Why use the CAIQ for vendor analysis vs. other questionnaires?
By John DiMaria, Assurance Investigatory Fellow, Cloud Security Alliance
Well, here is some information only old fixtures like me know from doing this for 30 years:
The challenge with most security questionnaires
A questionnaire addresses only the “perception” of risk by your customers; it does not address your “actual” risks. Customer security teams often create these questionnaires based on their own risks using a list of specific controls based on their internal experiences or what they are using. They usually apply the same prescription to every vendor they work with, regardless if it’s reasonable or even applicable.
In many cases, it is to check a box or cover a legal requirement of due diligence recommended by the General Council. This means that you can (technically) complete this questionnaire without having any tangible evidence of security at all. And here is the kicker, they may not even look at your answers and many times don’t. Face it, if you are a person tasked with administering security questionnaires and you have; for example, 1000 vendors and you send them all a questionnaire that say covers 114 + controls similar to ISO/IEC 27001 plus maybe a few of your own and now they all come back… are you going to read every line and vet each question to make sure it is complete enough and if a few are not; are you going to audit them or even call to discuss it? Chances are the answer is NO, or at best, you address the “showstoppers.” Even if you wanted to address every single one 100%, it would take a huge investment. So, the questionnaire is just a tad better than blind trust.
Now obviously, none of what I just described is advisable, but it does happen to some extent. So how do you make the best use of your time, help your customers satisfy their requirements, provide an actual account of what you have in place with applicable controls, AND ensure it is updated and maintained for them?
One questionnaire that aligns with over 40 leading standards and regulations
CSA, through the power of years of research, has combined the comprehensive feedback that was collected over the years from its partners, working groups and the industry to produce the Cloud Control Matrix (CCM). The CCM is a set of sector-specific controls for cloud service providers. There is also a set of questions a cloud consumer and auditor may wish to ask a cloud provider to ascertain their compliance to the CCM called the Consensus Assessment Initiative Questionnaire (CAIQ).
The CAIQ offers an industry-accepted way to document what security controls exist in cloud services, providing security control transparency and to some extent assurance. Therefore, it helps cloud customers to gauge the security posture of prospective cloud service providers and determine if their cloud services are suitably secure. It allows the cloud user to review the security practices of providers, accelerating their due diligence and leading to higher quality procurement experience and because it is posted on the STAR public registry and updated on a regular basis, the customer can easily monitor the provider’s ongoing compliance posture providing a higher level of peace of mind for the user.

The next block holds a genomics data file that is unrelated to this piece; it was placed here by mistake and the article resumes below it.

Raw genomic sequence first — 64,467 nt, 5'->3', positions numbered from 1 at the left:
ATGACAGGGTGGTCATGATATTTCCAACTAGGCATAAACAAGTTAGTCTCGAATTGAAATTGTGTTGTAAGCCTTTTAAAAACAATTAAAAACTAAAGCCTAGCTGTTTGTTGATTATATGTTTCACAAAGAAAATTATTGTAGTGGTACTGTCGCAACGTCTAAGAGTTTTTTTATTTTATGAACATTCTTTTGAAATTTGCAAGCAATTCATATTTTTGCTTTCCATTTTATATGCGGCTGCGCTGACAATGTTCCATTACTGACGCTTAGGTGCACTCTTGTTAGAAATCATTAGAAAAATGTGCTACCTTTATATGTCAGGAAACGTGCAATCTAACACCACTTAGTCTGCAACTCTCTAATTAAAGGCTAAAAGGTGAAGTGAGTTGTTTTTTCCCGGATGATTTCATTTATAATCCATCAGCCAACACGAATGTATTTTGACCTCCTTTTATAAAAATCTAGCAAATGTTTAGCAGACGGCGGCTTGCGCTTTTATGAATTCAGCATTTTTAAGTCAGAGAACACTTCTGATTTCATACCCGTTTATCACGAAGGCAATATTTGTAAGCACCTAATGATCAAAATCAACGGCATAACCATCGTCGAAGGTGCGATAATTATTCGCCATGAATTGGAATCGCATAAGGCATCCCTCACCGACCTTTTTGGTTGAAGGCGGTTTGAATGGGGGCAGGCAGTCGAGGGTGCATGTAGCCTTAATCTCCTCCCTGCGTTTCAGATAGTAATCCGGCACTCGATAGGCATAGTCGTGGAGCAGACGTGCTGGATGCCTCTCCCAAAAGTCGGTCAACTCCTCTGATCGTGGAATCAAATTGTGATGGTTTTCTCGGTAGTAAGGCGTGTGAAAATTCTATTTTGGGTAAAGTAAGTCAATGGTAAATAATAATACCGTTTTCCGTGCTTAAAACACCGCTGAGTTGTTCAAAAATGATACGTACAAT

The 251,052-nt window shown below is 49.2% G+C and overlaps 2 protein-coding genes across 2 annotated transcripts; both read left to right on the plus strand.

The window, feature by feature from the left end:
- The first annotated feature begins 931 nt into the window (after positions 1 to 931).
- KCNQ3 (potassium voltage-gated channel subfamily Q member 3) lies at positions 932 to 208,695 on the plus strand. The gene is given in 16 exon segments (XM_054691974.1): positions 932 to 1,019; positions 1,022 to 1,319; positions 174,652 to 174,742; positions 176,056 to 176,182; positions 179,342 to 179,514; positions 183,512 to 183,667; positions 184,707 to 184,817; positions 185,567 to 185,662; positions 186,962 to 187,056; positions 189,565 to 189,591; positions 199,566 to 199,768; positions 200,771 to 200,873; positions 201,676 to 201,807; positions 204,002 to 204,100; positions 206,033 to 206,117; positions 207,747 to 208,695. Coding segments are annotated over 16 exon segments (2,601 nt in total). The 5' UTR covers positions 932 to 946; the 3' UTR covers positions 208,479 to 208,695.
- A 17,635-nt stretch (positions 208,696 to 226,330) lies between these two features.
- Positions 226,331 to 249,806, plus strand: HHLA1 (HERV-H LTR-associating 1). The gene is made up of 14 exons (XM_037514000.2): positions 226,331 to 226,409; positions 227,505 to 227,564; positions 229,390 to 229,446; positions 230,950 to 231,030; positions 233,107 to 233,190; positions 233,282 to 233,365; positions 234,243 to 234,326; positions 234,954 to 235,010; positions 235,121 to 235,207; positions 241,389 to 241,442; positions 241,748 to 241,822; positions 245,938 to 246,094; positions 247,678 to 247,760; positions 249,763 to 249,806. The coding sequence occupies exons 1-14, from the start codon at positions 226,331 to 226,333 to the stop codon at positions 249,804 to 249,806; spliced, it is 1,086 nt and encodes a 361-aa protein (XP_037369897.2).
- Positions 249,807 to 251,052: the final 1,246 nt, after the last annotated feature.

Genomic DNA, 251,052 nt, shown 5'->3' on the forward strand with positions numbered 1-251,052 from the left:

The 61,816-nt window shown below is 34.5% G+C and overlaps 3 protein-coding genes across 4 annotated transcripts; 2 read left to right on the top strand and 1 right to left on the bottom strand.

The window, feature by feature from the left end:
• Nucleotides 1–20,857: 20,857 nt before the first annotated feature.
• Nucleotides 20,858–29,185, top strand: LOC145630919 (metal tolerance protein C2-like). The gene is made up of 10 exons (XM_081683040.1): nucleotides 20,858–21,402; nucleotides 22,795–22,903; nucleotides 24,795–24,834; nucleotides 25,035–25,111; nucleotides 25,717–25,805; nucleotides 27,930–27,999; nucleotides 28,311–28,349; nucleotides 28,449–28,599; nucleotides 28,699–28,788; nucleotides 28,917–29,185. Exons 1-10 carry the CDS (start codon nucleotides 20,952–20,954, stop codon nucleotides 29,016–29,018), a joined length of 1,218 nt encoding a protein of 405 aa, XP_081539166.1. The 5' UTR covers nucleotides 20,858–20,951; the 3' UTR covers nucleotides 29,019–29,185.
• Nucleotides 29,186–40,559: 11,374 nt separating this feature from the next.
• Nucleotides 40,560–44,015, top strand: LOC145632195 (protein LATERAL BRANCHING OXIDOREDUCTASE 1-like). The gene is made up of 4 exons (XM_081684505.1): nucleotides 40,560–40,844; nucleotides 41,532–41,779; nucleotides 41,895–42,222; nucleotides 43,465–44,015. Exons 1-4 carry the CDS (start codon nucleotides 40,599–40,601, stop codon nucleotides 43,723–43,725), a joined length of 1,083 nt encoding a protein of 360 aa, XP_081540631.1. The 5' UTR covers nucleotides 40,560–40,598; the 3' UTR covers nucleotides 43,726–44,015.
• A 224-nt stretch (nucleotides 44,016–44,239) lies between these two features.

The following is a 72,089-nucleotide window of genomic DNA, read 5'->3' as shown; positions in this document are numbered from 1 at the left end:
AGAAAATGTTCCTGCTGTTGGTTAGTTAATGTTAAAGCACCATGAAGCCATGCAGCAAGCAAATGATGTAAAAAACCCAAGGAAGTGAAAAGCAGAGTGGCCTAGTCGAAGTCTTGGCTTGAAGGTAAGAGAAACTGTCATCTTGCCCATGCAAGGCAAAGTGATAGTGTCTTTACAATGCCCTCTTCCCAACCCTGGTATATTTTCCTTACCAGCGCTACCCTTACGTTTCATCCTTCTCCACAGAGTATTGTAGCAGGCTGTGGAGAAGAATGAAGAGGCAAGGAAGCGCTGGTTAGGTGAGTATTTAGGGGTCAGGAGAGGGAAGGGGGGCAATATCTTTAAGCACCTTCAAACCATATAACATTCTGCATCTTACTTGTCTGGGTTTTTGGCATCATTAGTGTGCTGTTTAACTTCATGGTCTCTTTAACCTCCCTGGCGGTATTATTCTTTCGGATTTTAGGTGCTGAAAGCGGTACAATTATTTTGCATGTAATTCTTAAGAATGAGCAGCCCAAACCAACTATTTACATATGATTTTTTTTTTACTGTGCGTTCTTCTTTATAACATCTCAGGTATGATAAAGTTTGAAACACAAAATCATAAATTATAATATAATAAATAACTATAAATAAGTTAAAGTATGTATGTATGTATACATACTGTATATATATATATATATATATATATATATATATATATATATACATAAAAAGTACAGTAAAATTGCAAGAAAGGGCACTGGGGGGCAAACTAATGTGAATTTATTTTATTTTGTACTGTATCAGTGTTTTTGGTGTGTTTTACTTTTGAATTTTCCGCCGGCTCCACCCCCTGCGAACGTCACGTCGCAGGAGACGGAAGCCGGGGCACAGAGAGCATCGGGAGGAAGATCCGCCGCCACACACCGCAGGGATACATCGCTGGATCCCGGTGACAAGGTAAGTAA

Eliminates the need for multiple questionnaires
Because the CCM aligns itself with over 40 of the leading standards and regulations, it basically eliminates the need for any other questionnaire. This allows the cloud service provider (CSP) to break down how you express risk to a customer with your actual risk. And because of the detailed mappings, within the main CCM document, they can see the connection with many other standards and/or regulations they may have questions about.
For cloud customers:
It is prudent to require that your cloud providers submit a CAIQ self-assessment to the CSA STAR registry. This means the provider will have completed the first of three levels of transparency and assurance provided by the CSA STAR Program.
The CSA STAR compliance program lets you select the level of transparency and assurance you may want to require from CSPs as part of your procurement process and ongoing monitoring.
The STAR registry is a trusted source of information on the security and privacy posture of CSPs. It enforces accountability and lets you build a coherent GRC program.
If your provider is not listed on the STAR registry, you can submit a request to have them verified using our ready-made editable template that you can revise and e-mail directly to your provider(s).
After you've selected the appropriate level for your organization you can check their status in the STAR registry.
To cloud service providers:
The Security, Trust, Assurance, and Risk (STAR) registry is a cost-effective solution that decreases complexity while increasing trust and transparency. Demonstrate your adherence to security and privacy best practices to future and current customers by submitting to the registry.
- Accelerate your sales cycle
- Solidify your position as a trusted provider of cloud services
- Better build, establish and maintain a robust security program that is internationally accepted
- Expand your business by helping customers navigate secure cloud adoption
- Be part of a global database that is becoming the marketplace for providers used by cloud users
- You can update your entry annually and it is maintained by CSA. You just need to provide a link to your customers.
- CSA experts will help you with the initial business communication to facilitate eliminating or reducing those multiple questionnaires
If you would like to discuss this subject in more detail with one of our experts or find out more about the STAR Program, contact us at [email protected] and visit the dedicated website at https://cloudsecurityalliance.org/star/